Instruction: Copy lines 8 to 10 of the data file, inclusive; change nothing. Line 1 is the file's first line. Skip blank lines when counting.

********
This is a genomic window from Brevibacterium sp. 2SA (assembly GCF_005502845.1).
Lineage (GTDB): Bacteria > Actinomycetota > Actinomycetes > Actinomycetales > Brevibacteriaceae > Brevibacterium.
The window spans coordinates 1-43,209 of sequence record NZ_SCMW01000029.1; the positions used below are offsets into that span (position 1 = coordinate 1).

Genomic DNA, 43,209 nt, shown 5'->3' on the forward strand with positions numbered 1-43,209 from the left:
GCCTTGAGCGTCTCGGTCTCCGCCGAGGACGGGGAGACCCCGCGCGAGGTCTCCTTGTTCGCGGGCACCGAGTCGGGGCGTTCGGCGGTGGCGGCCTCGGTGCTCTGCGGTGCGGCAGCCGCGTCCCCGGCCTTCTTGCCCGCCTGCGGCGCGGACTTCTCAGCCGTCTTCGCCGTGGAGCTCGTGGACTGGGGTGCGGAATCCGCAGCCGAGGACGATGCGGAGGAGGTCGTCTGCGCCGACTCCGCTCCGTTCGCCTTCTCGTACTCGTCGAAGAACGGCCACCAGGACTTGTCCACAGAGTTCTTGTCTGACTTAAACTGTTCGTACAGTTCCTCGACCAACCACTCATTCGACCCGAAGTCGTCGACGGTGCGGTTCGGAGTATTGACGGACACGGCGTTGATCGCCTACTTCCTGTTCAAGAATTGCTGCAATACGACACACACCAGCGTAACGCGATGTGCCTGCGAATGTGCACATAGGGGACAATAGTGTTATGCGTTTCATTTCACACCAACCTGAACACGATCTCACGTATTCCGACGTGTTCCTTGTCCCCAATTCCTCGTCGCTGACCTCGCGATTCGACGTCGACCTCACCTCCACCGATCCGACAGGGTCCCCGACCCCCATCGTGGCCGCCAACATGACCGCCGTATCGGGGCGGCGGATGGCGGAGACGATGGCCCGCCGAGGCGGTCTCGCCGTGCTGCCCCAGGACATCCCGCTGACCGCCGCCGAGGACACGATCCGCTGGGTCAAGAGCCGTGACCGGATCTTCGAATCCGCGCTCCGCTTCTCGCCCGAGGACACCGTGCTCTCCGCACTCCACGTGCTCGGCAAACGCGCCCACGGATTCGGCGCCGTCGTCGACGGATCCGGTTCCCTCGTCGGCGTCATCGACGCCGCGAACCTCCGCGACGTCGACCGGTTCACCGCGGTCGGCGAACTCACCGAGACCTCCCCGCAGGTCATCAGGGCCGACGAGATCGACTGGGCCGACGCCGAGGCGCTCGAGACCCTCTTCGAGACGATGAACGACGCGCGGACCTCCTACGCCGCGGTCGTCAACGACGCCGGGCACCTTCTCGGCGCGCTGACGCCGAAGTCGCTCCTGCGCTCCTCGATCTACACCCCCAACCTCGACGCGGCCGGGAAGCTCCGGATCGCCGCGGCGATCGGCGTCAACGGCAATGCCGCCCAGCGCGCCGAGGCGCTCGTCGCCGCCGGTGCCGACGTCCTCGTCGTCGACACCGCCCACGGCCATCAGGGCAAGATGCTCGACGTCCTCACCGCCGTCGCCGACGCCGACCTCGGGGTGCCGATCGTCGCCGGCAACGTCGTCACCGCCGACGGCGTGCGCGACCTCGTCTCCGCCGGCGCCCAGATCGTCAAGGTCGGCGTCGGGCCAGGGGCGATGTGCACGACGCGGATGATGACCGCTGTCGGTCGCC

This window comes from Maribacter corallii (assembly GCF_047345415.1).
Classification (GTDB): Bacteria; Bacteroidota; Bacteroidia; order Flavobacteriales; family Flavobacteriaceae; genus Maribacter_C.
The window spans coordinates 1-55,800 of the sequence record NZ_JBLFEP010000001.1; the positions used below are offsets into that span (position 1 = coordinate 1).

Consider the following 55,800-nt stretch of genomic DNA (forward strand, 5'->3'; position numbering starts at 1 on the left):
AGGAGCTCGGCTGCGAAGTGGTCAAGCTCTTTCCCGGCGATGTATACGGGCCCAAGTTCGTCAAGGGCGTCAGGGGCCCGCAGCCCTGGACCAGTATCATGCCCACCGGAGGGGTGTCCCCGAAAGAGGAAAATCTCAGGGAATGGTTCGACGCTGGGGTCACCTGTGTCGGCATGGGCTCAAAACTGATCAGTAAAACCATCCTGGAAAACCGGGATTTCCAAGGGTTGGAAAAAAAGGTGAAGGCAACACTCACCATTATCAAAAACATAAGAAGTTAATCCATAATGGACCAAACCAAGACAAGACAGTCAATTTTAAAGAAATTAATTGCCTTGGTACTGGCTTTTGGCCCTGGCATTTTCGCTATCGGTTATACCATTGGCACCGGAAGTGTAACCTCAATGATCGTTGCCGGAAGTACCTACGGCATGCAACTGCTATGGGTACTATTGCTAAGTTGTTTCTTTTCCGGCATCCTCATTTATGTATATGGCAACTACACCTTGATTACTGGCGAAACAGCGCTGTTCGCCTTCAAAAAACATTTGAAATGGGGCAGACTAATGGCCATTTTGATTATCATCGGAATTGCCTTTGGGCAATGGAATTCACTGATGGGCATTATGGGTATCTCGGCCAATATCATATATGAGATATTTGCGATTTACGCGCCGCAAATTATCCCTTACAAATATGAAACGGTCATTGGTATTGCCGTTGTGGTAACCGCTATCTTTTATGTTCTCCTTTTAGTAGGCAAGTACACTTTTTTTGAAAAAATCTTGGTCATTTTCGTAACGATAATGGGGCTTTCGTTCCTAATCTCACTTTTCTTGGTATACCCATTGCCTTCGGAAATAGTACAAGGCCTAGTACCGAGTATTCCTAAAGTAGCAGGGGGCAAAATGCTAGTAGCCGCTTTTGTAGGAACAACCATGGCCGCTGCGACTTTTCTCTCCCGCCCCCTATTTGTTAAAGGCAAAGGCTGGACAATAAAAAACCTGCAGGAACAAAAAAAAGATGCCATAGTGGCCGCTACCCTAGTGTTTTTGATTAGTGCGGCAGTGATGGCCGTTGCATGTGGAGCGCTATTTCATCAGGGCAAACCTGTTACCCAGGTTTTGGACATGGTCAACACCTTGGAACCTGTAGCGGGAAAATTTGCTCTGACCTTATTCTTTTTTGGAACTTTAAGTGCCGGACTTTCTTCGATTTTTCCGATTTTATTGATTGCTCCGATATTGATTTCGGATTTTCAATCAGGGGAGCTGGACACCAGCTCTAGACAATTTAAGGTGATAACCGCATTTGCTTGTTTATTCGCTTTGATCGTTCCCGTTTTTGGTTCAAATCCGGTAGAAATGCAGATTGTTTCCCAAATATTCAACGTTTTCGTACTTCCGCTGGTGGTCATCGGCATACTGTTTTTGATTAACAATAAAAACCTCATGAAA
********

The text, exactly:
The window spans coordinates 1-55,800 of the sequence record NZ_JBLFEP010000001.1; the positions used below are offsets into that span (position 1 = coordinate 1).

Consider the following 55,800-nt stretch of genomic DNA (forward strand, 5'->3'; position numbering starts at 1 on the left):
AGGAGCTCGGCTGCGAAGTGGTCAAGCTCTTTCCCGGCGATGTATACGGGCCCAAGTTCGTCAAGGGCGTCAGGGGCCCGCAGCCCTGGACCAGTATCATGCCCACCGGAGGGGTGTCCCCGAAAGAGGAAAATCTCAGGGAATGGTTCGACGCTGGGGTCACCTGTGTCGGCATGGGCTCAAAACTGATCAGTAAAACCATCCTGGAAAACCGGGATTTCCAAGGGTTGGAAAAAAAGGTGAAGGCAACACTCACCATTATCAAAAACATAAGAAGTTAATCCATAATGGACCAAACCAAGACAAGACAGTCAATTTTAAAGAAATTAATTGCCTTGGTACTGGCTTTTGGCCCTGGCATTTTCGCTATCGGTTATACCATTGGCACCGGAAGTGTAACCTCAATGATCGTTGCCGGAAGTACCTACGGCATGCAACTGCTATGGGTACTATTGCTAAGTTGTTTCTTTTCCGGCATCCTCATTTATGTATATGGCAACTACACCTTGATTACTGGCGAAACAGCGCTGTTCGCCTTCAAAAAACATTTGAAATGGGGCAGACTAATGGCCATTTTGATTATCATCGGAATTGCCTTTGGGCAATGGAATTCACTGATGGGCATTATGGGTATCTCGGCCAATATCATATATGAGATATTTGCGATTTACGCGCCGCAAATTATCCCTTACAAATATGAAACGGTCATTGGTATTGCCGTTGTGGTAACCGCTATCTTTTATGTTCTCCTTTTAGTAGGCAAGTACACTTTTTTTGAAAAAATCTTGGTCATTTTCGTAACGATAATGGGGCTTTCGTTCCTAATCTCACTTTTCTTGGTATACCCATTGCCTTCGGAAATAGTACAAGGCCTAGTACCGAGTATTCCTAAAGTAGCAGGGGGCAAAATGCTAGTAGCCGCTTTTGTAGGAACAACCATGGCCGCTGCGACTTTTCTCTCCCGCCCCCTATTTGTTAAAGGCAAAGGCTGGACAATAAAAAACCTGCAGGAACAAAAAAAAGATGCCATAGTGGCCGCTACCCTAGTGTTTTTGATTAGTGCGGCAGTGATGGCCGTTGCATGTGGAGCGCTATTTCATCAGGGCAAACCTGTTACCCAGGTTTTGGACATGGTCAACACCTTGGAACCTGTAGCGGGAAAATTTGCTCTGACCTTATTCTTTTTTGGAACTTTAAGTGCCGGACTTTCTTCGATTTTTCCGATTTTATTGATTGCTCCGATATTGATTTCGGATTTTCAATCAGGGGAGCTGGACACCAGCTCTAGACAATTTAAGGTGATAACCGCATTTGCTTGTTTATTCGCTTTGATCGTTCCCGTTTTTGGTTCAAATCCGGTAGAAATGCAGATTGTTTCCCAAATATTCAACGTTTTCGTACTTCCGCTGGTGGTCATCGGCATACTGTTTTTGATTAACAATAAAAACCTCATGAAA